NEW HAVEN, Conn. — US WorldMeds LLC (USWM) agreed to pay $17.5 million to resolve allegations brought by two whistleblowers under the qui tam provisions of the False Claims Act (FCA) that accused the drug maker of engaging in a scheme to pay kickbacks to physicians and patients for prescriptions of the Parkinson’s disease drug Apokyn and cervical dystonia treatment Myobloc, according to an order entered in Connecticut federal court on April 30 (United States, ex rel. Brian Bennett v. US WorldMeds LLC, No. 13cv363, United States, ex rel. Robert Chinnapongse v. US WorldMed LLC, No. 16cv0804, D. Conn.).
NEW ORLEANS — A couple accused by their insurer of misrepresenting information on their application for a homeowners policy can amend their third-party complaint against the agency that obtained the policy, a federal judge in Louisiana ruled April 29 in denying the agency’s motion to dismiss, finding that the couple should be allowed to remedy deficiencies in their allegations for breach of contract, negligence and detrimental reliance (GeoVera Specialty Insurance Co. v. Mariette Joachin, et al., No. 18-7577, E.D. La., 2019 U.S. Dist. LEXIS 71661).
NEW ORLEANS — A Fifth Circuit U.S. Court of Appeals panel on April 26 affirmed a woman’s conviction for violating Medicare’s kickback statute based on referrals to a home health care agency she worked for but vacated an order requiring her to pay $1.9 million in restitution because the agency provided legitimate services to the patients (United States v. Kim Ricard, No. 18-30047, 5th Cir., 2019 U.S. App. LEXIS 12598).
PHILADELPHIA — A federal judge in Pennsylvania on April 22 denied an insurance purchaser’s motion to intervene in a lawsuit brought by Aetna Inc. against the manufacturer of an opioid medication accused of billing the insurer for off-label prescriptions of Subsys, ruling that while the purchaser had standing, it lacked a financial interest in the litigation (Aetna Inc., et al. v. Insys Therapeutics Inc., et al., No. 17-4812, E.D. Pa., 2019 U.S. Dist. LEXIS 67648).
MIAMI — A federal magistrate judge in Florida on April 18 held that a health care clinic patient’s statement in a police report can support an inference that a clinic employee accused of participating in a scheme to submit fraudulent no-fault personal injury protection claims to an insurance company paid patients to receive treatment at the facility and paid patients to refer someone else to the clinic (Government Employees Insurance Co., et al. v. Quality Diagnostic Health Care Inc., et al., No. 18-cv-20101, S.D. Fla., 2019 U.S. Dist. LEXIS 67262).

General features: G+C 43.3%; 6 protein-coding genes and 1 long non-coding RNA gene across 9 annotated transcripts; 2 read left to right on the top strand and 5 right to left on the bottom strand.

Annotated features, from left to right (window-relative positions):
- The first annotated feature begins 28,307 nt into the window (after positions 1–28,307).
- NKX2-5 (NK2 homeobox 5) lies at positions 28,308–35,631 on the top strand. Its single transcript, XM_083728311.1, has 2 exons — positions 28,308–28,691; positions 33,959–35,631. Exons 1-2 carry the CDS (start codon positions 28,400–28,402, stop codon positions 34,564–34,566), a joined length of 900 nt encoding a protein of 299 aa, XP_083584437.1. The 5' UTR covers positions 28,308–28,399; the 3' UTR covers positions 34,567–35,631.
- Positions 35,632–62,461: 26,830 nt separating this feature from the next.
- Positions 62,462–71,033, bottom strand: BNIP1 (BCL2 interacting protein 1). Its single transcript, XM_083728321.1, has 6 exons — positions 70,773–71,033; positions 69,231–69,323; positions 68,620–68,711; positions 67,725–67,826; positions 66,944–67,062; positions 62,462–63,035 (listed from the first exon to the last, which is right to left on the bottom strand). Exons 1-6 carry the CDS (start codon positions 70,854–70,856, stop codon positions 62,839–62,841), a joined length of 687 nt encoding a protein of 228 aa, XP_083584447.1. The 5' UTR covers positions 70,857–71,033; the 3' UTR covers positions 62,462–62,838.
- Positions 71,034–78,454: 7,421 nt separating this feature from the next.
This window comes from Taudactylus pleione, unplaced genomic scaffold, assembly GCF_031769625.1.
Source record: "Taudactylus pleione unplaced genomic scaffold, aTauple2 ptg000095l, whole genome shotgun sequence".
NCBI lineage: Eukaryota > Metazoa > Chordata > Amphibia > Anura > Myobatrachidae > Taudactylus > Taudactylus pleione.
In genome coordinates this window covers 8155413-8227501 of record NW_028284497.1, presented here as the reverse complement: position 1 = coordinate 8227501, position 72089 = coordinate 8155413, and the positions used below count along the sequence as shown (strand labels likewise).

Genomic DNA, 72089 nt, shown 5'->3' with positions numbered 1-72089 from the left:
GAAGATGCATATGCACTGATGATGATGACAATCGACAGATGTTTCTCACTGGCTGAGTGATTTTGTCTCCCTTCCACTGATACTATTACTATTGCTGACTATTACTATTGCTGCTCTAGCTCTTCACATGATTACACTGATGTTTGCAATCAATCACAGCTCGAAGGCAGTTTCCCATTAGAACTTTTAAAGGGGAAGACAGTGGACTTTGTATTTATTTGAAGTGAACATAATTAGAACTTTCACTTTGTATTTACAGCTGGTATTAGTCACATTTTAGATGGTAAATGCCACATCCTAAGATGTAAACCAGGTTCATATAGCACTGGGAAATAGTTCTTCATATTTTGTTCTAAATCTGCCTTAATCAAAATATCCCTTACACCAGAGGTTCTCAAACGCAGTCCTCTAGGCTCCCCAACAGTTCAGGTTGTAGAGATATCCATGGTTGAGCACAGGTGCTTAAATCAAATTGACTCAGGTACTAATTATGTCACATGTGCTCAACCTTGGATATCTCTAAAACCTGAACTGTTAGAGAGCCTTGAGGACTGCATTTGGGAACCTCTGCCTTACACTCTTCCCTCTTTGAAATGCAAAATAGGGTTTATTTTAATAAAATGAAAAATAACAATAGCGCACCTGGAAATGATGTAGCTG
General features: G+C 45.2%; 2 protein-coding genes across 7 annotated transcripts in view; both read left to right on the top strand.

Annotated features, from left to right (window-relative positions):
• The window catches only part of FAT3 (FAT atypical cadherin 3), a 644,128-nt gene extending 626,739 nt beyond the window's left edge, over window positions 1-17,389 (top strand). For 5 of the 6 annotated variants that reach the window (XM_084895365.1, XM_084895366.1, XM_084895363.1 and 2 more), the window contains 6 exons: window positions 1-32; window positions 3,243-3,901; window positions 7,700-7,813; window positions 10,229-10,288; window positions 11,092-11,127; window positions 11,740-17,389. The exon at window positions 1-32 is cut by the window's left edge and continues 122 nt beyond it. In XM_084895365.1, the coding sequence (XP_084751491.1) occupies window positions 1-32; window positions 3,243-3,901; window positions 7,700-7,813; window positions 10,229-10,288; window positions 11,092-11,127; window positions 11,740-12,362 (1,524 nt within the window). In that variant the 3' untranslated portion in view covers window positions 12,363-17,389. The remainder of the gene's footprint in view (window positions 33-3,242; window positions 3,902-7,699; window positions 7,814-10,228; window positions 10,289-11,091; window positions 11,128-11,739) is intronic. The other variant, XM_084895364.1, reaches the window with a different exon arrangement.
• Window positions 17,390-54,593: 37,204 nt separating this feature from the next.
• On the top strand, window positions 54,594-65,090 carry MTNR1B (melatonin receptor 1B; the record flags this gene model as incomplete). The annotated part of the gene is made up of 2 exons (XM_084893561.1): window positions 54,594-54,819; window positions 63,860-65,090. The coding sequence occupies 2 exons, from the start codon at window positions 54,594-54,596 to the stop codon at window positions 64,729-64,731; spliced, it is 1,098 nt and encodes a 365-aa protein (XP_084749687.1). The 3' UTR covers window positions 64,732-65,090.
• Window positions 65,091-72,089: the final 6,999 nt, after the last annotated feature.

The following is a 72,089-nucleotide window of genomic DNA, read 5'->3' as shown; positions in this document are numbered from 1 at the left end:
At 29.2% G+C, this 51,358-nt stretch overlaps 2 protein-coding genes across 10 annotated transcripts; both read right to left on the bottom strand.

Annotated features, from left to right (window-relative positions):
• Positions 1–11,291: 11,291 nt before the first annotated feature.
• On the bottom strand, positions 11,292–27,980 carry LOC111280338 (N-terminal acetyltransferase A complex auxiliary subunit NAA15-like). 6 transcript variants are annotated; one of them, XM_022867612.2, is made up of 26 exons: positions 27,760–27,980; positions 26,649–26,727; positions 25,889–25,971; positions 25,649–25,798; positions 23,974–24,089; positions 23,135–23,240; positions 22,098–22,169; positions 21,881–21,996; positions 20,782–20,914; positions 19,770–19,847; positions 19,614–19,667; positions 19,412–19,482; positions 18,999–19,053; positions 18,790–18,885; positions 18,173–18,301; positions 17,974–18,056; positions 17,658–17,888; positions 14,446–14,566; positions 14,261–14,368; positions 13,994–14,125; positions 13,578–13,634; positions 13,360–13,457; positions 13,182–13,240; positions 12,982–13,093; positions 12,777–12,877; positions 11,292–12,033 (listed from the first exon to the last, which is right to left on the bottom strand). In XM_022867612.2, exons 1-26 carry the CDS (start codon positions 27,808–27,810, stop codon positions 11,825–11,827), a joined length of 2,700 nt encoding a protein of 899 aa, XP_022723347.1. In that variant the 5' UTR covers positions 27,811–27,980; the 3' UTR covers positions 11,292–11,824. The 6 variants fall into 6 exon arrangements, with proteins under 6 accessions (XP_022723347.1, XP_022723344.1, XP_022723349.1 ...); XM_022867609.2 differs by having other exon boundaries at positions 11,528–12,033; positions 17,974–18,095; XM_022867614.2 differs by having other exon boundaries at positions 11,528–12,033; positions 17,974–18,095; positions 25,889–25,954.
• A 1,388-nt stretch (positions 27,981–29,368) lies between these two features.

PITTSBURGH — A federal judge in Pennsylvania on April 12 sentenced two home health care employees to up to five years’ probation and six months of home detention and ordered them to pay restitution for their roles in an $87 million fraudulent billing scheme that involved submitting claims to Pennsylvania’s Medicare program for services that were not rendered or contained insufficient supporting documentation (United States v. Autumn Brown, No. 18cr284, United States v. Brenda Lowry Horton, No. 18cr285, W.D. Pa.).
HARRISBURG, Pa. — A Pennsylvania appeals court panel on April 10 affirmed a trial court judge’s decision to modify an insurance fraud defendant’s sentence to up to four years in prison after her probation was revoked, holding that her appeal was untimely by one day and that incarceration would prevent future crimes (Pennsylvania v. Christina Marie Famiano, No. 2626 EDA 2018, Pa. Super., 2018 Pa. Unpub. LEXIS 1326).
PASADENA, Calif. — A 2-1 panel of the Ninth Circuit U.S. Court of Appeals on April 9 vacated a man’s 97-month sentence for 15 counts of health care fraud, holding that a federal court judge in California erred when calculating the defendant’s intended loss from the $8.4 million scheme (United States v. Michael Mirando, No. 17-50386, 9th Cir., 2019 U.S. App. LEXIS 10468).
ROME, Ga. — A federal judge in Georgia on March 8 denied a doctor’s motion to dismiss a False Claims Act (FCA) lawsuit brought by the government, holding that the doctor’s argument that the use of chelation therapy was medically necessary is not enough to prove that the bills submitted for the treatment were legal (United States v. Charles C. Adams, M.D., et al., No. 18-cv-191-HLM, N.D. Ga., 2019 U.S Dist. LEXIS 61147).
WASHINGTON, D.C. — The U.S. Department of Justice announced April 9 that charges had been filed against 24 individuals in federal courts in California, Florida, New Jersey, Pennsylvania, South Carolina and Texas for their roles in health care fraud schemes that involved telemedicine companies inducing elderly patients to ask their physicians for durable medical equipment (DME) that was not medically necessary and then billing Medicare for the products, resulting in $1.2 billion in losses.